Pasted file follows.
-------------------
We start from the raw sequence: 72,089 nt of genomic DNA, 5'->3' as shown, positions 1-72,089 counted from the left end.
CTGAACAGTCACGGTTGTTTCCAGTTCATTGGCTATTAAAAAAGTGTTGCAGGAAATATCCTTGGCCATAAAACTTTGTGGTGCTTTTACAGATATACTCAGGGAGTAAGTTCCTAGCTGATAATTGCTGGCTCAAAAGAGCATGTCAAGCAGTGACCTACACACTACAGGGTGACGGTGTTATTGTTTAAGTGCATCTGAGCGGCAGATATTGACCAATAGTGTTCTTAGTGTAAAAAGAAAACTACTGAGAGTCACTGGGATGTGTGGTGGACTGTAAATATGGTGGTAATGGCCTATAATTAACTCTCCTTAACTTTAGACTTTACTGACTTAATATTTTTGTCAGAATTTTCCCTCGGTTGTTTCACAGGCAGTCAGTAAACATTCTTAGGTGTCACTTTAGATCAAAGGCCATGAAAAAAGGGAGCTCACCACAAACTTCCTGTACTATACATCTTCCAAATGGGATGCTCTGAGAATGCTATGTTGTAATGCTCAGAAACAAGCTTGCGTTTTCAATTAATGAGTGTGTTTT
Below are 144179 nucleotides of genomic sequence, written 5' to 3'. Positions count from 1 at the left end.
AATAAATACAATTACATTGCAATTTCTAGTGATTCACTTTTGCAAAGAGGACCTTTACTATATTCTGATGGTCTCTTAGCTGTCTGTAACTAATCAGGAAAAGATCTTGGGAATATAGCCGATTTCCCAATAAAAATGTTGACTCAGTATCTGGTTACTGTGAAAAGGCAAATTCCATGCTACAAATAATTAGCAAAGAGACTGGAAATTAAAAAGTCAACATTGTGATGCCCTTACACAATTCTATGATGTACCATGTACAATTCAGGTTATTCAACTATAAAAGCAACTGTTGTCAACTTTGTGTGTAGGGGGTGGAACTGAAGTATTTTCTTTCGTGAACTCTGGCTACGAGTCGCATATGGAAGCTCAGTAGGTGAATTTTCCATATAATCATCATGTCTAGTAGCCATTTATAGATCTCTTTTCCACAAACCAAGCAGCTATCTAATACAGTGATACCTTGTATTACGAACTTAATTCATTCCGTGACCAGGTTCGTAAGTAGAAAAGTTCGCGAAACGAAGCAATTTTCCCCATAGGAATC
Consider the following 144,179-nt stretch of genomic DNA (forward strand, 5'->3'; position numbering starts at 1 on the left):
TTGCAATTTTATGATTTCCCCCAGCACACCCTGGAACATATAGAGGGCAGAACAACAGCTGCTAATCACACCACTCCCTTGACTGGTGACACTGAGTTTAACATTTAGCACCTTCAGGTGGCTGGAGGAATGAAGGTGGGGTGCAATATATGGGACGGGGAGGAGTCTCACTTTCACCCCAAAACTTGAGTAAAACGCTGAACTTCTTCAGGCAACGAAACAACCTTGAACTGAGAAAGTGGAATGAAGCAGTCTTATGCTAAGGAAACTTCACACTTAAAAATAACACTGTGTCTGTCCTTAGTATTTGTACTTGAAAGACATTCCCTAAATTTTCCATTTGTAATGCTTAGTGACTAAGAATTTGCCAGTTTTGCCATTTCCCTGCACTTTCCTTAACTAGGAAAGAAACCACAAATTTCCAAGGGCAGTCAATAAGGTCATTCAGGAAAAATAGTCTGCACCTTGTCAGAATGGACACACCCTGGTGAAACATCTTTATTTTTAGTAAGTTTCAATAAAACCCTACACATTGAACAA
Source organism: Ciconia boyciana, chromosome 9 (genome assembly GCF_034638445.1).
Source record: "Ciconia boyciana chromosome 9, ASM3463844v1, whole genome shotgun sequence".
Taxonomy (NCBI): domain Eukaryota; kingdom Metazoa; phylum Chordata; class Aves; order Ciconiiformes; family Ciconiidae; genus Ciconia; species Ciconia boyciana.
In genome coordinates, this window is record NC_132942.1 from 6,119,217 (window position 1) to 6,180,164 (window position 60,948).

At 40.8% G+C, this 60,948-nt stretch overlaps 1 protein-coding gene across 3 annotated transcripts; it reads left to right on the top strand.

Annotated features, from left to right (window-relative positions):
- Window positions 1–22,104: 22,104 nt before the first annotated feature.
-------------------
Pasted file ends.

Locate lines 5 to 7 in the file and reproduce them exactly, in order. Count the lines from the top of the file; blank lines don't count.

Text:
Consider the following 144,179-nt stretch of genomic DNA (forward strand, 5'->3'; position numbering starts at 1 on the left):
TTGCAATTTTATGATTTCCCCCAGCACACCCTGGAACATATAGAGGGCAGAACAACAGCTGCTAATCACACCACTCCCTTGACTGGTGACACTGAGTTTAACATTTAGCACCTTCAGGTGGCTGGAGGAATGAAGGTGGGGTGCAATATATGGGACGGGGAGGAGTCTCACTTTCACCCCAAAACTTGAGTAAAACGCTGAACTTCTTCAGGCAACGAAACAACCTTGAACTGAGAAAGTGGAATGAAGCAGTCTTATGCTAAGGAAACTTCACACTTAAAAATAACACTGTGTCTGTCCTTAGTATTTGTACTTGAAAGACATTCCCTAAATTTTCCATTTGTAATGCTTAGTGACTAAGAATTTGCCAGTTTTGCCATTTCCCTGCACTTTCCTTAACTAGGAAAGAAACCACAAATTTCCAAGGGCAGTCAATAAGGTCATTCAGGAAAAATAGTCTGCACCTTGTCAGAATGGACACACCCTGGTGAAACATCTTTATTTTTAGTAAGTTTCAATAAAACCCTACACATTGAACAA
Source organism: Ciconia boyciana, chromosome 9 (genome assembly GCF_034638445.1).